Now for migration. You have a choice between exporting the entire application, or you could just export the page. But what about the associated breadcrumb? What about the LOV?

This is where the Component Export can help.

You'll find it in the Tasks menu when you start to export your application.

Tip: Keep an eye out for these Task menus, they can 'hide' interesting features
From there you can find, then check the most recently modified components to your application, then press "Add to Export" to add them to what I would imagine would be an apex_collection.

Creating this type of page would be a good learning exercise

The final confirmation, with the additional option to export as of x minutes ago.



Upon export you'll receive a file that looks just like a normal export, just with your selected components.
f102_components.sql

There are advantages to exporting only selected components. For instance, during a full application install, existing users will remove existing user sessions for the application unless you use apex_application_install.set_keep_sessions on the command line.

Though are a few reasons to take care.

For example, when I exported/imported the List for my left sidebar menu, the menu disappeared from my runtime view.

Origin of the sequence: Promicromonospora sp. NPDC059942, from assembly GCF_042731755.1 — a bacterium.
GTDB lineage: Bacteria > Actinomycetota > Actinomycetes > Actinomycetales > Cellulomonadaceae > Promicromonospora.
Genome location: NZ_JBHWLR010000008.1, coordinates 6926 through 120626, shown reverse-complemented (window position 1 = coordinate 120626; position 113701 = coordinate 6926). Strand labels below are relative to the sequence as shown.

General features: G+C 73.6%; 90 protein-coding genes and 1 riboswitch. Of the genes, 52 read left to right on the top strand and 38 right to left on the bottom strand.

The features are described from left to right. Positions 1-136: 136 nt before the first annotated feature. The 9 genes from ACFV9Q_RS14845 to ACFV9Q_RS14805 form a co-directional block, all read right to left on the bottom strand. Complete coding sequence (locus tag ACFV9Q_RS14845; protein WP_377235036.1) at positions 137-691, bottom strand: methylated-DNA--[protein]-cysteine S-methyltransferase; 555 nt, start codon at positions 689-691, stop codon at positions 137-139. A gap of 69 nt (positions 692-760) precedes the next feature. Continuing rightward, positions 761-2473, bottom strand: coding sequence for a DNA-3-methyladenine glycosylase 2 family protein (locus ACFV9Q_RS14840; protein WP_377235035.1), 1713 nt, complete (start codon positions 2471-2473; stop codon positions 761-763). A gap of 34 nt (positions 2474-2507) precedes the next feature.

I had to re-assign the list as the navigation menu.
Shared Components - User Interface - Nagivation Menu - Navigation Menu List.

Exporting without the list was ok, so for all good for data driven (dynamic) menus. In that case the page should only appear in the menu when the relevant security tables say so.

And the export may not be as granular as you need. Or perhaps you'll forget components. Or perhaps your changes overlap with others.

Component export is fit for some purposes, and has been around forever. Give it a go.

And wouldn't you know, turns out it was a year ago today that I also felt compelled to blog about this very topic.



Wednesday, 6 December 2017

Exploring AJAX presentation

Wow, what a busy year. My blog archive is pretty thin this year, isn't it?

I'm moving house next week, but I'm itching to get back into blogging about my tech journey.
I need to get back into learning mode, I have some Kscope ideas to foster!

Perth had a humble but successful conference last week. It was impressive to see Oracle APEX dominating the developer track, with thanks to ACE Director Dimitri stepping up and delivering four engaging sessions in one day.

A few months ago I drafted a session exploring the concept of AJAX, and how it fits within the world of web application development. I was aiming for a more widespread crowd, hoping to fill some gaps by doing something as non-technical as possible.

Next minute, among what seems like many other things, I'm preparing to move house, so I came in a little underprepared.
Here's my slide-deck, but it's missing the passionate space-nerd adding enthusiasm to the content ;p
https://prezi.com/dwibb_dismt5/exploring-ajax-from-afar/



I'll probably post about certain frames that are worth a mention.

I'll have my regular hands on a 5.1 environment soon, I've got some catching up to do before 5.2 arrives. Bring on OracleJET.